Synopses & Reviews
In her groundbreaking history of 175 years of American education, Dana Goldstein finds answers in the past to the controversies that plague our public schools today.
Teaching is a wildly contentious profession in America, one attacked and admired in equal measure. In The Teacher Wars, a rich, lively, and unprecedented history of public school teaching, Dana Goldstein reveals that teachers have been similarly embattled for nearly two centuries. From the genteel founding of the common schools movement in the nineteenth century to the violent inner-city teacher strikes of the 1960s and '70s, from the dispatching of Northeastern women to frontier schoolhouses to the founding of Teach for America on the Princeton University campus in 1989, Goldstein shows that the same issues have continued to bedevil us: Who should teach? What should be taught? Who should be held accountable for how our children learn?
She uncovers the surprising roots of hot button issues, from teacher tenure to charter schools, and finds that recent popular ideas to improve schools — instituting merit pay, evaluating teachers by student test scores, ranking and firing veteran teachers, and recruiting “elite” graduates to teach — are all approaches that have been tried in the past without producing widespread change. And she also discovers an emerging effort that stands a real chance of transforming our schools for the better: drawing on the best practices of the three million public school teachers we already have in order to improve learning throughout our nation’s classrooms.
The Teacher Wars upends the conversation about American education by bringing the lessons of history to bear on the dilemmas we confront today. By asking “How did we get here?” Dana Goldstein brilliantly illuminates the path forward.
"Ms. Goldstein’s book is meticulously fair and disarmingly balanced, serving up historical commentary instead of a searing philippic....The book skips nimbly from history to on-the-ground reporting to policy prescription, never falling on its face. If I were still teaching, I’d leave my tattered copy by the sputtering Xerox machine. I’d also recommend it to the average citizen who wants to know why Robert can’t read, and Allison can’t add." New York Times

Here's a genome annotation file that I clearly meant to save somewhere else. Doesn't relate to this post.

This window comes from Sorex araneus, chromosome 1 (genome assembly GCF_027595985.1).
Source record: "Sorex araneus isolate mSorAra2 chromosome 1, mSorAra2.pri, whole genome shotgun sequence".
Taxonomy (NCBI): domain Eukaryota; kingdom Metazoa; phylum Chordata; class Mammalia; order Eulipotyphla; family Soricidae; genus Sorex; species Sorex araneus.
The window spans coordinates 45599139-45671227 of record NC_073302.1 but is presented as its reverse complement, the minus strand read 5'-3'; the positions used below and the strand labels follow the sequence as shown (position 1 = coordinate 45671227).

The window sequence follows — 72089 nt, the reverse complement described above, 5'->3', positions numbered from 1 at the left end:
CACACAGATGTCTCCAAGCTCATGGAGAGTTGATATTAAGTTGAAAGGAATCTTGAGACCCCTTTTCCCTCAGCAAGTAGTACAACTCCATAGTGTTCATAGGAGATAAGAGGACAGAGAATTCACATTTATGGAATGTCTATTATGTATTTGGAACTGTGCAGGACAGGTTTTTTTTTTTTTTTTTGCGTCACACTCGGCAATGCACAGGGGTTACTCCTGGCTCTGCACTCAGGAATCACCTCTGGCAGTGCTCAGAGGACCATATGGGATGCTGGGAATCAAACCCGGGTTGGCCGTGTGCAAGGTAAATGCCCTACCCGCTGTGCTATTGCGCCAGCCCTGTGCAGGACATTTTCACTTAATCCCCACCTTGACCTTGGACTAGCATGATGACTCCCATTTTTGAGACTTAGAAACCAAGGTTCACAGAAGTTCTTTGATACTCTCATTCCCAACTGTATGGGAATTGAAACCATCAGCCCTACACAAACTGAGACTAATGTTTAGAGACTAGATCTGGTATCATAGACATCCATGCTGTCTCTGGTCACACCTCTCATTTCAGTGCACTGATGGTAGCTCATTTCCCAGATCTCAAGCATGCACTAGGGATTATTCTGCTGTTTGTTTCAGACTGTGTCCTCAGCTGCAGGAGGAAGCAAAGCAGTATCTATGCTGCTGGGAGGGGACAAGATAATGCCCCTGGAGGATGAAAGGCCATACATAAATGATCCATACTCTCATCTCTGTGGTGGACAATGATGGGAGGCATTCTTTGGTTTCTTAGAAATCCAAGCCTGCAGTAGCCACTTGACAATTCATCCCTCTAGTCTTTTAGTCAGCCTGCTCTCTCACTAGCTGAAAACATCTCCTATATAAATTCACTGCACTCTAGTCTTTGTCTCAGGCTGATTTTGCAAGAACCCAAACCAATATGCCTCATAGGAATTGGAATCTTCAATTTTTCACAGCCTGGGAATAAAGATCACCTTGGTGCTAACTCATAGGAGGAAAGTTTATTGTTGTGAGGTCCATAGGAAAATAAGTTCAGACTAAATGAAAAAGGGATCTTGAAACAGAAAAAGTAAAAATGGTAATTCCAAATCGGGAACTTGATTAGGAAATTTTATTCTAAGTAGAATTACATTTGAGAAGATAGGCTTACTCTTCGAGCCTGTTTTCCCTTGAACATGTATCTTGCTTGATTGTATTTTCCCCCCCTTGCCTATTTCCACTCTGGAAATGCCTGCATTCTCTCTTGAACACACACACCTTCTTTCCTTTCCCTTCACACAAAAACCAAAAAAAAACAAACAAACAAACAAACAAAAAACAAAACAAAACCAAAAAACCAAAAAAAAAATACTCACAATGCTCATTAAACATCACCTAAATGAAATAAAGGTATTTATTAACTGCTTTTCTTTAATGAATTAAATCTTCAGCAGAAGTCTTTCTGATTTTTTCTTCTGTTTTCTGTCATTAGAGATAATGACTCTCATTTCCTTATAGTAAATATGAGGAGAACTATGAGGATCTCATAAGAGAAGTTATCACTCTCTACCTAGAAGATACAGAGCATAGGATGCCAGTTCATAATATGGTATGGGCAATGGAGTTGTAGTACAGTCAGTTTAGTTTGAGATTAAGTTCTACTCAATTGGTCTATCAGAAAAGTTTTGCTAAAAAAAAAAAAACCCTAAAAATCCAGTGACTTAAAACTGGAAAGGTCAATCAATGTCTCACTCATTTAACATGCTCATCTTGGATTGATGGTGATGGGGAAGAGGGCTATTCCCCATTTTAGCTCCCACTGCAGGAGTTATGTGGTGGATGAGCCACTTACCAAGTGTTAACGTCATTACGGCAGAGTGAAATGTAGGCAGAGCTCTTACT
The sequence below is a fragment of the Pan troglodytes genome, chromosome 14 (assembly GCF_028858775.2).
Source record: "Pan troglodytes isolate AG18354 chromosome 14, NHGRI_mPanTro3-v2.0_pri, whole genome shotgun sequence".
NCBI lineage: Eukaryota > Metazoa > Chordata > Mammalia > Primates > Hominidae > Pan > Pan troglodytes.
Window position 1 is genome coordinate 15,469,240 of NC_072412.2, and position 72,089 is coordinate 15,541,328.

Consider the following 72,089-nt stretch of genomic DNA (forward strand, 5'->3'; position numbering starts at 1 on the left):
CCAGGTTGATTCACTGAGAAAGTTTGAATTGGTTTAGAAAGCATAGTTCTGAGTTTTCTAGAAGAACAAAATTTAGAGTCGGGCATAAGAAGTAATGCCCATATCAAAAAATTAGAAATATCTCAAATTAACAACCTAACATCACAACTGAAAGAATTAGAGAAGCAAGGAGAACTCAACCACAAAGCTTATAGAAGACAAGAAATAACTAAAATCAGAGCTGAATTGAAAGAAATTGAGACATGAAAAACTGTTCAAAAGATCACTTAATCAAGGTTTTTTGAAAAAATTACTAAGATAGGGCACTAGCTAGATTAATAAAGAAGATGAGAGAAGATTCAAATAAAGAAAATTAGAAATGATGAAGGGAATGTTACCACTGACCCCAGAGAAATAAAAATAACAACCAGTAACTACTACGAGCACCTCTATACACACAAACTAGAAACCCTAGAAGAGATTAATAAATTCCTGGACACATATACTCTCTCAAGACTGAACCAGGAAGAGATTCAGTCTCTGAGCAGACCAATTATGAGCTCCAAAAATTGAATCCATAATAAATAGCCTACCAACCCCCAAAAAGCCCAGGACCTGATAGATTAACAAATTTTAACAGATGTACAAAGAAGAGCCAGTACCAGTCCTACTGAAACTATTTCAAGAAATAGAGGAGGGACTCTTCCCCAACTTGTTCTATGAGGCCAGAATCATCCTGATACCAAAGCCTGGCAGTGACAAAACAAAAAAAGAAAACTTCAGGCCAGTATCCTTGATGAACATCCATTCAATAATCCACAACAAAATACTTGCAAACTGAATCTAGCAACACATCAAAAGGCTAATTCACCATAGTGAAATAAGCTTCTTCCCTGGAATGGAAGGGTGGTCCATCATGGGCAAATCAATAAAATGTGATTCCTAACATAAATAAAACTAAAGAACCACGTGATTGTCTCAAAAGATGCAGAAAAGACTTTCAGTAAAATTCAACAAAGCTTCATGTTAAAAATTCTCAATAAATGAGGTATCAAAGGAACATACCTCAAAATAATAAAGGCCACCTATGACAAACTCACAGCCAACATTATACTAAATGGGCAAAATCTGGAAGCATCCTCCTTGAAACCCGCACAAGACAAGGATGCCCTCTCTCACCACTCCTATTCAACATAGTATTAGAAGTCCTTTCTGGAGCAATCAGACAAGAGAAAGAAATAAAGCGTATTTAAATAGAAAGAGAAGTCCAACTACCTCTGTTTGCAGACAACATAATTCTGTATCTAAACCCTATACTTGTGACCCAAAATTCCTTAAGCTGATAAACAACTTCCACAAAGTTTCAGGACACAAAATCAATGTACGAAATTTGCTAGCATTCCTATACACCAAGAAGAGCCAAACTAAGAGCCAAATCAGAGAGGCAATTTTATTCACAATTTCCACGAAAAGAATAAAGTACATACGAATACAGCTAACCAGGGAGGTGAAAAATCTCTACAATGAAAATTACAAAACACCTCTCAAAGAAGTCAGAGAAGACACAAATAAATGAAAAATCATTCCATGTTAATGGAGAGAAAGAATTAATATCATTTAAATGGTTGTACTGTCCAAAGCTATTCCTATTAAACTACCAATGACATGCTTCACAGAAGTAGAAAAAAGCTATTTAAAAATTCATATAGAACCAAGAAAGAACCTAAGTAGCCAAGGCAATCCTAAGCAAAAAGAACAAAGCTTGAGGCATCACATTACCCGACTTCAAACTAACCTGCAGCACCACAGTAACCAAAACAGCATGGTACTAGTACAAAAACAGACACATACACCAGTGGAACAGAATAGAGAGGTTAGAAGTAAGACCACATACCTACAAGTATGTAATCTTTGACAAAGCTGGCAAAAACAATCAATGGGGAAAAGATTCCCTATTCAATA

"[A] lively account of the history of teaching....The Teacher Wars suggests that to improve our schools, we have to help teachers do their job the way higher-achieving nations do: by providing better preservice instruction, offering newcomers more support from well-trained mentors and opening up the ‘black box’ classroom so teachers can observe one another without fear and share ideas. Stressing accountability, with no ideas for improving teaching, Goldstein says, is 'like the hope that buying a scale will result in losing weight.' Such books may be sounding the closing bell on an era when the big ideas in school reform came from economists and solutions were sought in spreadsheets of test data." New York Times Book Review
"Goldstein presents detailed case studies from different periods that should give pause to any contemporary reformer who claims to know exactly how to fix public schools in America. Her careful historical analysis reveals certain lessons useful to anyone shaping policy, from principals to legislators...thorough and nuanced." San Francisco Chronicle
“A sweeping, insightful look at how public education and the teaching profession have evolved and where we may be headed.” Booklist, starred review
"Think teachers are overpaid? Or are they dishonored and overworked? Both positions, this useful book suggests, are very old — and very tired....Goldstein delivers a smart, evenhanded source of counterargument." Kirkus Reviews
About the Author
Dana Goldstein comes from a family of public school teachers. Her journalism on education has been featured in Slate, The Nation, The Daily Beast, and other magazines. In 2010, she was a recipient of the Spencer Fellowship in Education Journalism. She is currently a Schwarz Fellow at the New America Foundation and a Puffin Foundation Writing Fellow at the Nation Institute. Her social policy blog is danagoldstein.net.